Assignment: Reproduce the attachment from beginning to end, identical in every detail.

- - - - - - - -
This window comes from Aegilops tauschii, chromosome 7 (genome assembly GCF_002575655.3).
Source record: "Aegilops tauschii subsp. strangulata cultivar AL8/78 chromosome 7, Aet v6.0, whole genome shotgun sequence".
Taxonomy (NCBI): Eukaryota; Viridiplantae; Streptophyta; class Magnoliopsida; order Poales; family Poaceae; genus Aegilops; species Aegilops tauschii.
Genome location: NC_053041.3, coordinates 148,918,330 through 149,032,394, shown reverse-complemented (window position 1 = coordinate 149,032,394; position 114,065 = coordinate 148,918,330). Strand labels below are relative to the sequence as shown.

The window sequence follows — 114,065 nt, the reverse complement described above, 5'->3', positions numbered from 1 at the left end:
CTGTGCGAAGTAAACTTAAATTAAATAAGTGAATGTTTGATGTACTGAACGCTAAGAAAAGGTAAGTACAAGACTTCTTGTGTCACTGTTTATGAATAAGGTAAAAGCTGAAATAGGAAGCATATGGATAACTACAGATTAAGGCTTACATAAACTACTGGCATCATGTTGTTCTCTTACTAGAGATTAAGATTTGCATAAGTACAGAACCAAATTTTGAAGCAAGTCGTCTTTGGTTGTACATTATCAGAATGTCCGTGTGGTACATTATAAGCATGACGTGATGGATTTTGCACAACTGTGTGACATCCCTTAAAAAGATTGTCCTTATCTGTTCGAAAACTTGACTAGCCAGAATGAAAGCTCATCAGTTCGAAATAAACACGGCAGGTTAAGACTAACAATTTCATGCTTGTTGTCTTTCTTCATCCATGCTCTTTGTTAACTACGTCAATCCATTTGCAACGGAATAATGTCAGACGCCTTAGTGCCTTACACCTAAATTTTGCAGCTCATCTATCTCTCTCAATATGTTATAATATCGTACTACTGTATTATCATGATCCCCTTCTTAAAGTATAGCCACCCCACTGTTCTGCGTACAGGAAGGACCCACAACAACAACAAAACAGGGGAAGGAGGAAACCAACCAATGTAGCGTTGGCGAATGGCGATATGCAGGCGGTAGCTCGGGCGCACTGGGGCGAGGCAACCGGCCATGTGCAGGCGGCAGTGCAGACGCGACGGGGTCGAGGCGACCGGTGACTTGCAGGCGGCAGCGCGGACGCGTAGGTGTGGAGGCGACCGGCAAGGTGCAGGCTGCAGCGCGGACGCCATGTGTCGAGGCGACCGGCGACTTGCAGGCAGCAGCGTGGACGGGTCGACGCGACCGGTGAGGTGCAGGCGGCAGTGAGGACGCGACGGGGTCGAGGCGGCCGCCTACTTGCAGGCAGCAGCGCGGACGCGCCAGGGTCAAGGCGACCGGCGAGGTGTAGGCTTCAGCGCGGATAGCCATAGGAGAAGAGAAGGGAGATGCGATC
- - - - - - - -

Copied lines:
This window comes from Aegilops tauschii, chromosome 7 (genome assembly GCF_002575655.3).
Source record: "Aegilops tauschii subsp. strangulata cultivar AL8/78 chromosome 7, Aet v6.0, whole genome shotgun sequence".
Taxonomy (NCBI): Eukaryota; Viridiplantae; Streptophyta; class Magnoliopsida; order Poales; family Poaceae; genus Aegilops; species Aegilops tauschii.
Genome location: NC_053041.3, coordinates 148,918,330 through 149,032,394, shown reverse-complemented (window position 1 = coordinate 149,032,394; position 114,065 = coordinate 148,918,330). Strand labels below are relative to the sequence as shown.

The window sequence follows — 114,065 nt, the reverse complement described above, 5'->3', positions numbered from 1 at the left end:
CTGTGCGAAGTAAACTTAAATTAAATAAGTGAATGTTTGATGTACTGAACGCTAAGAAAAGGTAAGTACAAGACTTCTTGTGTCACTGTTTATGAATAAGGTAAAAGCTGAAATAGGAAGCATATGGATAACTACAGATTAAGGCTTACATAAACTACTGGCATCATGTTGTTCTCTTACTAGAGATTAAGATTTGCATAAGTACAGAACCAAATTTTGAAGCAAGTCGTCTTTGGTTGTACATTATCAGAATGTCCGTGTGGTACATTATAAGCATGACGTGATGGATTTTGCACAACTGTGTGACATCCCTTAAAAAGATTGTCCTTATCTGTTCGAAAACTTGACTAGCCAGAATGAAAGCTCATCAGTTCGAAATAAACACGGCAGGTTAAGACTAACAATTTCATGCTTGTTGTCTTTCTTCATCCATGCTCTTTGTTAACTACGTCAATCCATTTGCAACGGAATAATGTCAGACGCCTTAGTGCCTTACACCTAAATTTTGCAGCTCATCTATCTCTCTCAATATGTTATAATATCGTACTACTGTATTATCATGATCCCCTTCTTAAAGTATAGCCACCCCACTGTTCTGCGTACAGGAAGGACCCACAACAACAACAAAACAGGGGAAGGAGGAAACCAACCAATGTAGCGTTGGCGAATGGCGATATGCAGGCGGTAGCTCGGGCGCACTGGGGCGAGGCAACCGGCCATGTGCAGGCGGCAGTGCAGACGCGACGGGGTCGAGGCGACCGGTGACTTGCAGGCGGCAGCGCGGACGCGTAGGTGTGGAGGCGACCGGCAAGGTGCAGGCTGCAGCGCGGACGCCATGTGTCGAGGCGACCGGCGACTTGCAGGCAGCAGCGTGGACGGGTCGACGCGACCGGTGAGGTGCAGGCGGCAGTGAGGACGCGACGGGGTCGAGGCGGCCGCCTACTTGCAGGCAGCAGCGCGGACGCGCCAGGGTCAAGGCGACCGGCGAGGTGTAGGCTTCAGCGCGGATAGCCATAGGAGAAGAGAAGGGAGATGCGATC